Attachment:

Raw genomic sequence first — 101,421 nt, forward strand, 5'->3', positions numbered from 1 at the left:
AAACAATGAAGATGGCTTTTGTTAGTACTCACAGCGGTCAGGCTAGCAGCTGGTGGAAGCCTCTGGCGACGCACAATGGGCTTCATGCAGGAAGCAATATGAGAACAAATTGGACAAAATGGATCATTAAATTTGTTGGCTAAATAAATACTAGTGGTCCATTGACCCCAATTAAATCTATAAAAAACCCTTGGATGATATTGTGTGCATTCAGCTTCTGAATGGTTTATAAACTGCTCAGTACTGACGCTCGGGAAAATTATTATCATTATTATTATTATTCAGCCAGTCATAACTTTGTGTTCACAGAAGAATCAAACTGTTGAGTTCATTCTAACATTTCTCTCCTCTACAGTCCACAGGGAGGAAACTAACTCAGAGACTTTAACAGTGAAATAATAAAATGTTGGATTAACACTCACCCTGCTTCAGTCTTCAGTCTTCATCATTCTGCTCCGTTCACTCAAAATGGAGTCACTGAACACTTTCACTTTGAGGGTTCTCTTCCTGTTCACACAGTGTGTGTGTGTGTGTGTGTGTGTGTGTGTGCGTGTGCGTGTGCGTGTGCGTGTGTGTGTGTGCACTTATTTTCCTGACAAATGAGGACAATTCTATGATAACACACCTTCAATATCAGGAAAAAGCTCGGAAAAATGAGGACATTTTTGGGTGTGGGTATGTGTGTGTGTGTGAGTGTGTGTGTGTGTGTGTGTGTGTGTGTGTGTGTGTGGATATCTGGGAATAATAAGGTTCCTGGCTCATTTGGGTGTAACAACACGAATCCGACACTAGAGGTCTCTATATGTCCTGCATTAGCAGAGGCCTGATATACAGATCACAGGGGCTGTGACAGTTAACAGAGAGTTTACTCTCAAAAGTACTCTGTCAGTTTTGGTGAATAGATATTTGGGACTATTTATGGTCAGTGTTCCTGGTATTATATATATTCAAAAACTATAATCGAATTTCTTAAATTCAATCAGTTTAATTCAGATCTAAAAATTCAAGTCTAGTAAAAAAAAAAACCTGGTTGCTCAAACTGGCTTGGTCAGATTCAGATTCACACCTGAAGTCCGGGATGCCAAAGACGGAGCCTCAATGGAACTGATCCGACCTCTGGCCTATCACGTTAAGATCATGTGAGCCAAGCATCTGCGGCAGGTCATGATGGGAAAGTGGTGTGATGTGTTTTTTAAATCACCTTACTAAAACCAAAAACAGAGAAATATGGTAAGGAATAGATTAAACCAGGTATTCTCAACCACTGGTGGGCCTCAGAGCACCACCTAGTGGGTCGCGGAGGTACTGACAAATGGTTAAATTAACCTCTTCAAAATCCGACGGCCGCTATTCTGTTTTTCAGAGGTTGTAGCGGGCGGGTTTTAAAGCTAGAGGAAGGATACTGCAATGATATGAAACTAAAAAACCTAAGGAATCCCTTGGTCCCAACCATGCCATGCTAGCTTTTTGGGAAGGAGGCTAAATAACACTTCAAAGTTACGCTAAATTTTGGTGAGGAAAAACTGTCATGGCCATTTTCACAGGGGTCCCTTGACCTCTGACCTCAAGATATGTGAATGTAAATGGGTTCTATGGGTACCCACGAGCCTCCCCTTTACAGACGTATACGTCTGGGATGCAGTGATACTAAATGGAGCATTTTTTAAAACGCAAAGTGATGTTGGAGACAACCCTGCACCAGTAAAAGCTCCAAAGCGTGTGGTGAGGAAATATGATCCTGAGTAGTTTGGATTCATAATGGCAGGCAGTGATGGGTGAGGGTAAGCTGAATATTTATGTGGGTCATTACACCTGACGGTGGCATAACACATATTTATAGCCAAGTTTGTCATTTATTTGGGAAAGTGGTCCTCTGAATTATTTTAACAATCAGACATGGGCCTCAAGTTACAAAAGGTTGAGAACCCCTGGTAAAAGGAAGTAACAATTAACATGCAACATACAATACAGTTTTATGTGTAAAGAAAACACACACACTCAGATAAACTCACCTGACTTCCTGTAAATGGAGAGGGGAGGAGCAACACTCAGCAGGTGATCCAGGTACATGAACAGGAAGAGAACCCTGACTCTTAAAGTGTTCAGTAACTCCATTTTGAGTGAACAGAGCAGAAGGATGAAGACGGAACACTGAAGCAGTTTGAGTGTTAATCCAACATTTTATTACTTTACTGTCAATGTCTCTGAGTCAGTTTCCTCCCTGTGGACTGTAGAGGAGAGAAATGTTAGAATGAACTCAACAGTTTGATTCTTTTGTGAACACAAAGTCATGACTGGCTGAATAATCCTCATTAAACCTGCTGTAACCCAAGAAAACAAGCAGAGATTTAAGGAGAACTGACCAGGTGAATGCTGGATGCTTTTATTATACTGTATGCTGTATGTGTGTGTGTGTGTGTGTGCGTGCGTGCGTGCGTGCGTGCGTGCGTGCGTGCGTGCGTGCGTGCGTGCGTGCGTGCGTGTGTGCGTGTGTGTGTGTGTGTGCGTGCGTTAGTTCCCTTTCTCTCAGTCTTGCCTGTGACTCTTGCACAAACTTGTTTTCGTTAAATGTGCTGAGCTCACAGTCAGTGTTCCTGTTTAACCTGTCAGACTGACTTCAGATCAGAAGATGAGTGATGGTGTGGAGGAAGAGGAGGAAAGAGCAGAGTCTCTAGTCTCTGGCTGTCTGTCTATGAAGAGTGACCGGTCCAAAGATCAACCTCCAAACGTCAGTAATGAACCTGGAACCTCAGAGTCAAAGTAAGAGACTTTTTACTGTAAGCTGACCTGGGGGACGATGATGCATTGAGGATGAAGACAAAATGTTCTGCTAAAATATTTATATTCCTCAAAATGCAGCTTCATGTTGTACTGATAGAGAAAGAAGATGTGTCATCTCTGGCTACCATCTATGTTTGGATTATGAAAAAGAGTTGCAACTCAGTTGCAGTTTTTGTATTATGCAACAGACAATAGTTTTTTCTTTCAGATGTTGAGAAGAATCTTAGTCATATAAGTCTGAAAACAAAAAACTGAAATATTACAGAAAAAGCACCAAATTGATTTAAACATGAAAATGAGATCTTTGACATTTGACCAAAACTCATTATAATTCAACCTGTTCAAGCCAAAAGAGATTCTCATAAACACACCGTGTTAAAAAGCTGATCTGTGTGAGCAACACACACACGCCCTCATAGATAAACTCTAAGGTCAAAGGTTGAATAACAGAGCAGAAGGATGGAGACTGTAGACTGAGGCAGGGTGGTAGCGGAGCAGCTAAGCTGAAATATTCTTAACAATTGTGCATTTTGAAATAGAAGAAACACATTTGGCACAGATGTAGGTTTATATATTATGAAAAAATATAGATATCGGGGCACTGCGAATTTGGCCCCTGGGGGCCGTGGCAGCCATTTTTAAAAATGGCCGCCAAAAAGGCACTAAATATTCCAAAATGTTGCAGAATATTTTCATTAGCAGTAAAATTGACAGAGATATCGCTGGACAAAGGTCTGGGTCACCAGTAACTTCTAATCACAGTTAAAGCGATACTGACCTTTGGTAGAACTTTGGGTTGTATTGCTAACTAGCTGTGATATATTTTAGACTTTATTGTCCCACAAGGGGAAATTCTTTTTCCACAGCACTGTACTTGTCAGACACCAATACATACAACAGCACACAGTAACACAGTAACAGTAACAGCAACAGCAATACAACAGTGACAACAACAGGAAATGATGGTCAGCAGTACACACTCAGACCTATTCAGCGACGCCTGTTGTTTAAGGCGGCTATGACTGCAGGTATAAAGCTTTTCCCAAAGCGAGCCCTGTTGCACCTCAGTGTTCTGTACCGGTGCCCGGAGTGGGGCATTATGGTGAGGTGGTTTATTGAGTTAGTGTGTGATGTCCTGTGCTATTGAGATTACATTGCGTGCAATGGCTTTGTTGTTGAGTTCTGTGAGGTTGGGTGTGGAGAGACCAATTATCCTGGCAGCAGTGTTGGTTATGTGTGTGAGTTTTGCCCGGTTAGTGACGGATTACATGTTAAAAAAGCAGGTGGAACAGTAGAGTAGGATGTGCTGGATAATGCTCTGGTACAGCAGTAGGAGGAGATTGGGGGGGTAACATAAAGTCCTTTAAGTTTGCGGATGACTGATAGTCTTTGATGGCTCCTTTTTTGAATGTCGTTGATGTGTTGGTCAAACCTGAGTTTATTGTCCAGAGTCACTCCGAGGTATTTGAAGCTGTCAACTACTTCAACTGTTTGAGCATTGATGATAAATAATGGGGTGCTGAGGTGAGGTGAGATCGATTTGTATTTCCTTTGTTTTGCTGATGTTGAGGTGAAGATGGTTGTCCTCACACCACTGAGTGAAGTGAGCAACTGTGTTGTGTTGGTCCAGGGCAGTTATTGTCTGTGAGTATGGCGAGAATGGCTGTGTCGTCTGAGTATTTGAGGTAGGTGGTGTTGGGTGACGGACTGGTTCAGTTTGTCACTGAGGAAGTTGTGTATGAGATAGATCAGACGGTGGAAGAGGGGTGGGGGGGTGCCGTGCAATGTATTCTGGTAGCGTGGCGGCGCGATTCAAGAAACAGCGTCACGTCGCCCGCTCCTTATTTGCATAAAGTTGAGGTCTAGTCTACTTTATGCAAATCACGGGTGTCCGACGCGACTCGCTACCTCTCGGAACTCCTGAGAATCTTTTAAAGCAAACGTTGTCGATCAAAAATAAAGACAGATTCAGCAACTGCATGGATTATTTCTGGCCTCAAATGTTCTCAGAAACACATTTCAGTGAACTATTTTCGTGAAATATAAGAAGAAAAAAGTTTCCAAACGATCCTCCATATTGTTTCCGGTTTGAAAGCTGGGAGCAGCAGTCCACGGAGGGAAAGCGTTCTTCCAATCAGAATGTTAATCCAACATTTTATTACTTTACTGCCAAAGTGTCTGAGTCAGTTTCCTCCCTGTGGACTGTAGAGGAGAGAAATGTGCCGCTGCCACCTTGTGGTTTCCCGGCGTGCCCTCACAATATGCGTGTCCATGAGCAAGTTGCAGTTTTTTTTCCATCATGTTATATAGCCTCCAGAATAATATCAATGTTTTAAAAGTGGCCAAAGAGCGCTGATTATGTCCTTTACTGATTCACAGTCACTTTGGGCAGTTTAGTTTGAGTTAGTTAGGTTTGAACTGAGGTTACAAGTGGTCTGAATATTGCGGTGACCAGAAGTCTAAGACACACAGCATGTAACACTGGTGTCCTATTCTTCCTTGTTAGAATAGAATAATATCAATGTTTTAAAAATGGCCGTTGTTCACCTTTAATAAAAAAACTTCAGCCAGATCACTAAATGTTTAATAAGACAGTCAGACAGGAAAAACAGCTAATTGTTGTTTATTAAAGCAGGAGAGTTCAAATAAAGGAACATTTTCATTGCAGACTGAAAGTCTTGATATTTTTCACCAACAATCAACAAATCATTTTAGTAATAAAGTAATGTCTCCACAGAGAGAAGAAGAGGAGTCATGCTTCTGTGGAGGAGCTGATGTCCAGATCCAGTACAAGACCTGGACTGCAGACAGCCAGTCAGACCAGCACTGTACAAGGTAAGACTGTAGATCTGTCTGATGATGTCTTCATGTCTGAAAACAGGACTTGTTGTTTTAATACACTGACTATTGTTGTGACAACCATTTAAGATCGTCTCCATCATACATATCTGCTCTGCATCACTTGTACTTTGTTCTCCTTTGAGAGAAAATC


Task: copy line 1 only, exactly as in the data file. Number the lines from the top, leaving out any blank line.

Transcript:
Raw genomic sequence first — 101,421 nt, forward strand, 5'->3', positions numbered from 1 at the left: